NEW DELHI: In signs of discord within on labour reforms, BJP-affiliate Bharatiya Mazdoor Sangh today attacked the government in front of Prime Minister Narendra Modi over "few wrong policies" and said it will not allow reforms "at the cost of labour".
Among the country's biggest trade unions, BMS demanded that the industry-friendly factories act enacted by BJP-ruled Rajasthan government as also the new labour laws by the Centre be withdrawn.
A day after discussions with ministerial panel headed by Finance Minister Arun Jaitley and a tea meeting with Modi failed to convince unions about labour reforms, BMS National President B N Rai said the government should stop the process of amending labour law till a consensus is arrived at.
"The government has adopted few wrong policies by taking such actions which directly affect labour in particular and people in general," he said, addressing the 46th Indian Labour Conference which was inaugurated by Modi.
Among the "wrong policies", he listed unilateral enactment of Apprentice Act as well as "allowing Rajasthan government to do unilateral changes in Factories and other labour laws, which has motivated Maharashtra, Madhya Pradesh, Haryana and other (state) government to follow the same line".
Imposition of tax on PF loan, removal of inspectors by allowing self certification and attempt to convert minimum wages to floor level wages are other flawed policies, he said.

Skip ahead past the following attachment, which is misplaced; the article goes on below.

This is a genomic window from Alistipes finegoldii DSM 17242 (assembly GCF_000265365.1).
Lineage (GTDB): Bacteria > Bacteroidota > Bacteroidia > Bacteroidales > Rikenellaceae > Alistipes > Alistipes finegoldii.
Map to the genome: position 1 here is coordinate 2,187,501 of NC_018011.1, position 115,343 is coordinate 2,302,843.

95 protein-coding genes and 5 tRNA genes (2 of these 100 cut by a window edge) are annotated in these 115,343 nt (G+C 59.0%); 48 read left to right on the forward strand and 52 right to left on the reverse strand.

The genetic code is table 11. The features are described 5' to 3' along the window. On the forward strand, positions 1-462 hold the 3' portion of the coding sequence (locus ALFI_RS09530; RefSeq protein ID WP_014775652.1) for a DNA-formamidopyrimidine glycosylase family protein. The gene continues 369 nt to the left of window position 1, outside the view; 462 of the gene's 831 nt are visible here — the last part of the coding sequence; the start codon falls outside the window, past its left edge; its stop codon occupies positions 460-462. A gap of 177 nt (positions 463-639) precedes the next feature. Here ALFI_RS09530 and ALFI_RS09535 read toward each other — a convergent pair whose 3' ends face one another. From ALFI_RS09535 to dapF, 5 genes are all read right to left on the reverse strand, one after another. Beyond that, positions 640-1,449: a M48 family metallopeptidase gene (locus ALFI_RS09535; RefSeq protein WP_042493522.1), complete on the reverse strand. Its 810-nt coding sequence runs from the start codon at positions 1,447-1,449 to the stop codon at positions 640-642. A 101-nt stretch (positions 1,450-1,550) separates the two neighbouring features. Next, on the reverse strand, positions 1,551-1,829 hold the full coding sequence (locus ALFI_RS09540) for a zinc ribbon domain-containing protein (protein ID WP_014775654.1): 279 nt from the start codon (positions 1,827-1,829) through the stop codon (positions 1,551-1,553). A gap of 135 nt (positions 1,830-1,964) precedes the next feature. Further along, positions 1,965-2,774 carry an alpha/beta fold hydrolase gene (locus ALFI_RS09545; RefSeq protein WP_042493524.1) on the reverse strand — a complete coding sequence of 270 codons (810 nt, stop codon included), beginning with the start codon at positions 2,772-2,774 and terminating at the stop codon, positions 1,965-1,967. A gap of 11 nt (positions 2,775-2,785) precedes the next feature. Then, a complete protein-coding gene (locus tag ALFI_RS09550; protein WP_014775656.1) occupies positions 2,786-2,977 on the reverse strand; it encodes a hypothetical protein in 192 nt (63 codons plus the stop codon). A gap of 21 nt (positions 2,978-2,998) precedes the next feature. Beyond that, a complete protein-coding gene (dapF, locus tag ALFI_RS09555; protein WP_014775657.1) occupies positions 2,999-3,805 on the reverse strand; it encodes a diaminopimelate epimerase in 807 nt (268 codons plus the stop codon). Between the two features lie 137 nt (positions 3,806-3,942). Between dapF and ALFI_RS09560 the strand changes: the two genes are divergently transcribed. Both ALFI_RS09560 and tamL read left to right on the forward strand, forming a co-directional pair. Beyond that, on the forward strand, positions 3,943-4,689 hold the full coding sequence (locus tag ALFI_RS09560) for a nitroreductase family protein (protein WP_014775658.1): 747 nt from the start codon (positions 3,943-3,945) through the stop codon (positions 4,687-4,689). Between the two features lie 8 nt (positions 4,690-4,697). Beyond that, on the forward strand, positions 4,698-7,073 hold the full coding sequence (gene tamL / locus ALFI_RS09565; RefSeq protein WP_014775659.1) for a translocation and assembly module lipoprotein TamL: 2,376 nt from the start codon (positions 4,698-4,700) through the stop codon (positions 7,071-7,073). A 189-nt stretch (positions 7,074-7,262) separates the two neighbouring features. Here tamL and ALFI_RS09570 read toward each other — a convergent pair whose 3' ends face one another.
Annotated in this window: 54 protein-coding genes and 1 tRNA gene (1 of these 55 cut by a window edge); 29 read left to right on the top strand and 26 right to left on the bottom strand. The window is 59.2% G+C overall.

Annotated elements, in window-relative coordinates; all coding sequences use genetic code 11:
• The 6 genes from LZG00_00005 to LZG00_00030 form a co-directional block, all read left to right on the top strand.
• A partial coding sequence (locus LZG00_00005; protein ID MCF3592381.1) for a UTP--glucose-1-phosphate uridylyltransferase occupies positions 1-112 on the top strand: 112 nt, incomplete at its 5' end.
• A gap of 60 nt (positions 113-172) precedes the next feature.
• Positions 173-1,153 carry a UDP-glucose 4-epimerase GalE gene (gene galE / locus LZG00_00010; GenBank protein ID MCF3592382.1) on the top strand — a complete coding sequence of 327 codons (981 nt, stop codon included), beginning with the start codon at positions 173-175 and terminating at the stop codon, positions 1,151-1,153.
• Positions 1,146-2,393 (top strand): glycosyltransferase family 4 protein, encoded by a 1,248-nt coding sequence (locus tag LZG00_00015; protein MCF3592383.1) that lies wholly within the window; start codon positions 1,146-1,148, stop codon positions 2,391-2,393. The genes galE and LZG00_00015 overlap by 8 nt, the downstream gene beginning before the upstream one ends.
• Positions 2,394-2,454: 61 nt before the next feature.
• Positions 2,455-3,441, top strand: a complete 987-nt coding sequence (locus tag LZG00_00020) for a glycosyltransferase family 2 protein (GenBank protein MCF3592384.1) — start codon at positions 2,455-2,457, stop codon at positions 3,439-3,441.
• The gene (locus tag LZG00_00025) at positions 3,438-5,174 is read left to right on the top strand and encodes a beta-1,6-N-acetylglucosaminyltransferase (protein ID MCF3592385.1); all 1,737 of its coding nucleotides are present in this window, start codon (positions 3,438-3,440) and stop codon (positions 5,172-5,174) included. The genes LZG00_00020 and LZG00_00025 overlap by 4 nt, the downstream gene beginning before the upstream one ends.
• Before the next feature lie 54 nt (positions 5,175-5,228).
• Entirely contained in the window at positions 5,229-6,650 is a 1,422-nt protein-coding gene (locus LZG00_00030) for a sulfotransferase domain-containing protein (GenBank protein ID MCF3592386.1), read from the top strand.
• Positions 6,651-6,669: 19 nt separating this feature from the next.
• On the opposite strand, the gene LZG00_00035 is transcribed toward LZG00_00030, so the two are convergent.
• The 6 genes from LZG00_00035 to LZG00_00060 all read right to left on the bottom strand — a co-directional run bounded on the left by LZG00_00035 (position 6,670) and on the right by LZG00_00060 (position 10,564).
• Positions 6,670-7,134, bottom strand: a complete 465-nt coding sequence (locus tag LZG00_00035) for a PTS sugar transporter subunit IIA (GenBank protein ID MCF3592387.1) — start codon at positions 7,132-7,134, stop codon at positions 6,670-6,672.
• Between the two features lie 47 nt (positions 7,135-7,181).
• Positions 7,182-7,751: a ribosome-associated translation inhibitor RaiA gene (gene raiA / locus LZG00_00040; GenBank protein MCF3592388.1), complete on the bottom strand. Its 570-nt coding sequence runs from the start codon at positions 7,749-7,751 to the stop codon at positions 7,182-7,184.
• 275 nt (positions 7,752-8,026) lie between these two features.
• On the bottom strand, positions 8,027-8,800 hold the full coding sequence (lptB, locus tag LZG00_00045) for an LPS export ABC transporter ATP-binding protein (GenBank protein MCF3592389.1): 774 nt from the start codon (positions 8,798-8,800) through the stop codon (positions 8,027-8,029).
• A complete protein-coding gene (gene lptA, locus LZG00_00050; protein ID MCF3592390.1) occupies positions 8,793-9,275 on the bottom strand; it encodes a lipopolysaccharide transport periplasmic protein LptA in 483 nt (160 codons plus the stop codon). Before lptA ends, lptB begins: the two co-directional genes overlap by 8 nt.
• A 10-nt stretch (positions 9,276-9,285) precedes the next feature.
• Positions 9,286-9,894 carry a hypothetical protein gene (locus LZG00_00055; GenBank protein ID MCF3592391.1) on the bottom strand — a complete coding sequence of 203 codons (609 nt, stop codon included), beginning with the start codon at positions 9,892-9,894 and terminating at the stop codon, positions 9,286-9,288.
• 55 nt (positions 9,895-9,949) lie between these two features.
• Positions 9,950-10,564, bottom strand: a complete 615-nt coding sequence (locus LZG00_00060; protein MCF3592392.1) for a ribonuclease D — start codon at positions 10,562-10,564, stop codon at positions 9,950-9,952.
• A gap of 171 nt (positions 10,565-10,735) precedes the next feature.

Rai also attacked foreign direct investment (FDI) policy saying overseas investment "could not even reach to double digit percentage in our total economy".
On his list of demands were fixing Rs 15,000 per month as minimum wage with indexation and social security, withdrawal of new factories act enacted by Rajasthan and other state governments, regulation of contract workers and allowing PSUs to function without obstacles.
He said there are states where minimum wages are as low as Rs 55 per day (Tripura). Rai further said that trade unions were not against industrial development in the country.
"We also desire for its rapid growth. But we will never allow it at the cost of labour and agriculture," he said and pitched for "bold decision" on issues like implementation of recommendations of the previous ILC, which include minimum wages, social security and bonus without ceiling.